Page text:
(Note: I haven't been very involved with the planning for this year's exercise, mostly leaving it to Ruby)
I quite like it as a real trust-building exercise. I think overall actually getting 100+ people on the internet to not take a destructive action like this is surprisingly hard, and I think it is a really great, surprisingly unique, attribute of our communities that we can coordinate on making things like this happen.
I find myself reasonably compelled by some of the arguments for something like "asking for opt-in before sending the codes", though I don't yet actually have a logistically good way of making this happen. I think having a whole two-step process where you ask people to register themselves on a list is quite onerous, and probably wouldn't get a great response rate.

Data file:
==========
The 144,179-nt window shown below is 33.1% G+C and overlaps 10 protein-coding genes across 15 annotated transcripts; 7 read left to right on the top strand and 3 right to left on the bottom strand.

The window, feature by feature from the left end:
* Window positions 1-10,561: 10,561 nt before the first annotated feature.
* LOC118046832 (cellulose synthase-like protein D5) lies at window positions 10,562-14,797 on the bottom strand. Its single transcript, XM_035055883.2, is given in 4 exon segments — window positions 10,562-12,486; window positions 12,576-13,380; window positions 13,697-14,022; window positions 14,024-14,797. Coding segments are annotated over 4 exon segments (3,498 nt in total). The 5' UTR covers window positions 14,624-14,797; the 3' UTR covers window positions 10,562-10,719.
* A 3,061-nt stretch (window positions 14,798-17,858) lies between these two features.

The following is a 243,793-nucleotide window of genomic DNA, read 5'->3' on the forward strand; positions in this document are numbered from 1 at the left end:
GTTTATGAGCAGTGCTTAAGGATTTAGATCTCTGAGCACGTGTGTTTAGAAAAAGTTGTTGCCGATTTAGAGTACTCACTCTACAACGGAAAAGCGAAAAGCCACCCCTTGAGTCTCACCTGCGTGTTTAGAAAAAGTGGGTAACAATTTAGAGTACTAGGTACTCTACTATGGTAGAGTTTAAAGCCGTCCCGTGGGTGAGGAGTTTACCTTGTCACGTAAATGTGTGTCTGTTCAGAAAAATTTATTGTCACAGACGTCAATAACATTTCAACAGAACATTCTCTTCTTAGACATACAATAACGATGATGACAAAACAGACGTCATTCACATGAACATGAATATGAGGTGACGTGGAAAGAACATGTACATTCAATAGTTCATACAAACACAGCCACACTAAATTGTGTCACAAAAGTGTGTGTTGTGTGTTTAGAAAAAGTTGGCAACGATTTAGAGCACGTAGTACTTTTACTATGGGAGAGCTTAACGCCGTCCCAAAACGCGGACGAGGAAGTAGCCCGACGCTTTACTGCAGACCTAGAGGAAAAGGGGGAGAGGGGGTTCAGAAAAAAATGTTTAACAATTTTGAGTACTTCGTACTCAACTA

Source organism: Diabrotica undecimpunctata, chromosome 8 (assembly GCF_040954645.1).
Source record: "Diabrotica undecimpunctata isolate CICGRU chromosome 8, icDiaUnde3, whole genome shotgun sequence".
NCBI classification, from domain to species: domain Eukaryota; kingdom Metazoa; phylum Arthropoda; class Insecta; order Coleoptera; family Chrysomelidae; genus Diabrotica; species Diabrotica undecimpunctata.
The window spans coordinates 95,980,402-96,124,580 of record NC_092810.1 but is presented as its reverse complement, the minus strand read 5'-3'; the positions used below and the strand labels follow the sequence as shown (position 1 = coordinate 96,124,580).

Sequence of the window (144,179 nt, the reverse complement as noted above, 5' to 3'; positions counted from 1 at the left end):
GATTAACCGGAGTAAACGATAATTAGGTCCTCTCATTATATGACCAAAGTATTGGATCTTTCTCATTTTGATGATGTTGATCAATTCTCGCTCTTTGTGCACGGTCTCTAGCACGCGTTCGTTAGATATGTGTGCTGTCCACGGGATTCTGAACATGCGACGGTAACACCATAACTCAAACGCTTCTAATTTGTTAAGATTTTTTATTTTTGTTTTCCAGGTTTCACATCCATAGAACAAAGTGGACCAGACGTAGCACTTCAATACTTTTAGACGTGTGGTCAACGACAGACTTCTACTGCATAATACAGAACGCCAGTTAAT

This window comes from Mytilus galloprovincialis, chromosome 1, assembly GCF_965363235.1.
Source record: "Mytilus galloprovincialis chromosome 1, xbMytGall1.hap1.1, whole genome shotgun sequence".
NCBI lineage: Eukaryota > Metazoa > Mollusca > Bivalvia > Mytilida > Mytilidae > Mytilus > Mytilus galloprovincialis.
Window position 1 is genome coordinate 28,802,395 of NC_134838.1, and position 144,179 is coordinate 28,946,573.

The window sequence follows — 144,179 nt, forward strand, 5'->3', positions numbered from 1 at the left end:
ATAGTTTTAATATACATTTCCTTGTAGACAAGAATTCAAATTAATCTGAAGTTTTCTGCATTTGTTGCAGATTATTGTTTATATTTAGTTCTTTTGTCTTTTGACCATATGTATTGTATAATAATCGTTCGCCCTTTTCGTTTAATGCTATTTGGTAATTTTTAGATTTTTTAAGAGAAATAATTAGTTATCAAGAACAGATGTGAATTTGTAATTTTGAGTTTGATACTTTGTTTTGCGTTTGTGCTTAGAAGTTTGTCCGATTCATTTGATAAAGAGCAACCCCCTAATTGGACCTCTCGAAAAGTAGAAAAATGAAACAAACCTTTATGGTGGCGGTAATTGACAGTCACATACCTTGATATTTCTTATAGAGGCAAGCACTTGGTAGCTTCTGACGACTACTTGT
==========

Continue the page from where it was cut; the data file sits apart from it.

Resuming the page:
A thing that feels more reasonable to me is to instead of sending out the codes in the email in plain text, instead you get a link to a form that shows you the code at the end, after 1-2 boxes of dialog that ask you whether you are OK with there potentially being real consequences of you using these codes. It's still not great, and it would still be hard to distinguish the people who opted-in and received the codes but decided not to use them from the people who just decided to not receive their codes in the first place (which is a safer move in the end, if you want to make sure you don't use them).